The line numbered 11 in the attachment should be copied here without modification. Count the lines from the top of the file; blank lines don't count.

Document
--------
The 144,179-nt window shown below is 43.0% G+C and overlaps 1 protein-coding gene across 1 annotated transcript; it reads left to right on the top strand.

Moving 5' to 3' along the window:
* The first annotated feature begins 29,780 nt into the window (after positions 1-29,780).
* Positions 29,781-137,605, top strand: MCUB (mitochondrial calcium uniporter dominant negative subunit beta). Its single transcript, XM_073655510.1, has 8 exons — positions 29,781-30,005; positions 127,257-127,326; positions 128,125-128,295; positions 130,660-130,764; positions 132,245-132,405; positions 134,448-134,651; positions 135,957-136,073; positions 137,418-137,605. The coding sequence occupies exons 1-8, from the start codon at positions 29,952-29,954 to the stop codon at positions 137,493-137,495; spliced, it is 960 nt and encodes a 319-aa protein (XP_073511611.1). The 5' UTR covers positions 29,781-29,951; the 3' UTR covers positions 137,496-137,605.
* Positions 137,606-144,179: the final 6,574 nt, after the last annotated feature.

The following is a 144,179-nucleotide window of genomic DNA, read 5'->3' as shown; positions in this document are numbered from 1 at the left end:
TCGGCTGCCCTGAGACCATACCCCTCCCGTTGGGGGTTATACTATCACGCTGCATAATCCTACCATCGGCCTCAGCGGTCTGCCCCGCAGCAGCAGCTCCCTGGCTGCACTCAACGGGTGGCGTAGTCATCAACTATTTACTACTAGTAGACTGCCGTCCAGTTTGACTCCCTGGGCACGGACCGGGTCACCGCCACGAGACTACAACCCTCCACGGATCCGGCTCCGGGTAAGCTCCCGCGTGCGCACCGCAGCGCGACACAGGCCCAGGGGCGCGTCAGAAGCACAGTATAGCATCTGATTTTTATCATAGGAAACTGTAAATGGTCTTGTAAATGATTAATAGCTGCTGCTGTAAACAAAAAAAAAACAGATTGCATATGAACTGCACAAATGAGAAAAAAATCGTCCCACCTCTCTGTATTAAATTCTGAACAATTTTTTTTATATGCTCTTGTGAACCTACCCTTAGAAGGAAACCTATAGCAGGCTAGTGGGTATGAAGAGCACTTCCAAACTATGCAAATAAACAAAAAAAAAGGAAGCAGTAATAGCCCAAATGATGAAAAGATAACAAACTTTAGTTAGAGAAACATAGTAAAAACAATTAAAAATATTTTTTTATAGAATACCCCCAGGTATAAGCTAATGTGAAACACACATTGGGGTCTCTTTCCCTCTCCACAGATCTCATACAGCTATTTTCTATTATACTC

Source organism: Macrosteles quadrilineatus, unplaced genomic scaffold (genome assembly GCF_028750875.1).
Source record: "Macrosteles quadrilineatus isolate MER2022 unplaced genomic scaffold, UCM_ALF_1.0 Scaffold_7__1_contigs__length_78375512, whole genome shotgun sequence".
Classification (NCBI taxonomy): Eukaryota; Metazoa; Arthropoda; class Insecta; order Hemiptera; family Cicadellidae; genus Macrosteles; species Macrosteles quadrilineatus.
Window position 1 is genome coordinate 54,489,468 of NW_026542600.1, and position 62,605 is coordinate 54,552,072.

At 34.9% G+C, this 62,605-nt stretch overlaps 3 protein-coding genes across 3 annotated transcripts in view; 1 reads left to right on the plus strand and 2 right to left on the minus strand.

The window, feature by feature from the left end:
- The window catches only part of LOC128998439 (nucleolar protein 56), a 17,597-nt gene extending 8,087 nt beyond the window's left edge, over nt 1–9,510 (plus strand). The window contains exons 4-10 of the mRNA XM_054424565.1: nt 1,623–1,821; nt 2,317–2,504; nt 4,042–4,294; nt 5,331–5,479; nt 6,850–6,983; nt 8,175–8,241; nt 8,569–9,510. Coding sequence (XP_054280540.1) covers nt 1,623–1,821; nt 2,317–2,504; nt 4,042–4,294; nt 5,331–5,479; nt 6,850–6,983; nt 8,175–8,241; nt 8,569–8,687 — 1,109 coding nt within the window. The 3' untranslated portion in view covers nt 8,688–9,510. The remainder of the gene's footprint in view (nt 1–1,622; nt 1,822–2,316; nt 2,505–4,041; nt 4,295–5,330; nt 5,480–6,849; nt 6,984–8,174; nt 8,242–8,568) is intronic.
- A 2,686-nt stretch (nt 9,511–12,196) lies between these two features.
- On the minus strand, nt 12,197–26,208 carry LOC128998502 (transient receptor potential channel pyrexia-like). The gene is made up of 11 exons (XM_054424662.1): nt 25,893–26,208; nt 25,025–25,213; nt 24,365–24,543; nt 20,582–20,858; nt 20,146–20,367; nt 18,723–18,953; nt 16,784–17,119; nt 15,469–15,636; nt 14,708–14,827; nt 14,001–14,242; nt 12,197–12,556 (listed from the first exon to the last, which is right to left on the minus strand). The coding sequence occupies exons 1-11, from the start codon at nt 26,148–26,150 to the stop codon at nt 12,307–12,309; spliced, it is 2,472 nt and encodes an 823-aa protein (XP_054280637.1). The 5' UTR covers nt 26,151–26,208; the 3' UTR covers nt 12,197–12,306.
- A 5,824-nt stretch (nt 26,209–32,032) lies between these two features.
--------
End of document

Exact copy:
Window position 1 is genome coordinate 54,489,468 of NW_026542600.1, and position 62,605 is coordinate 54,552,072.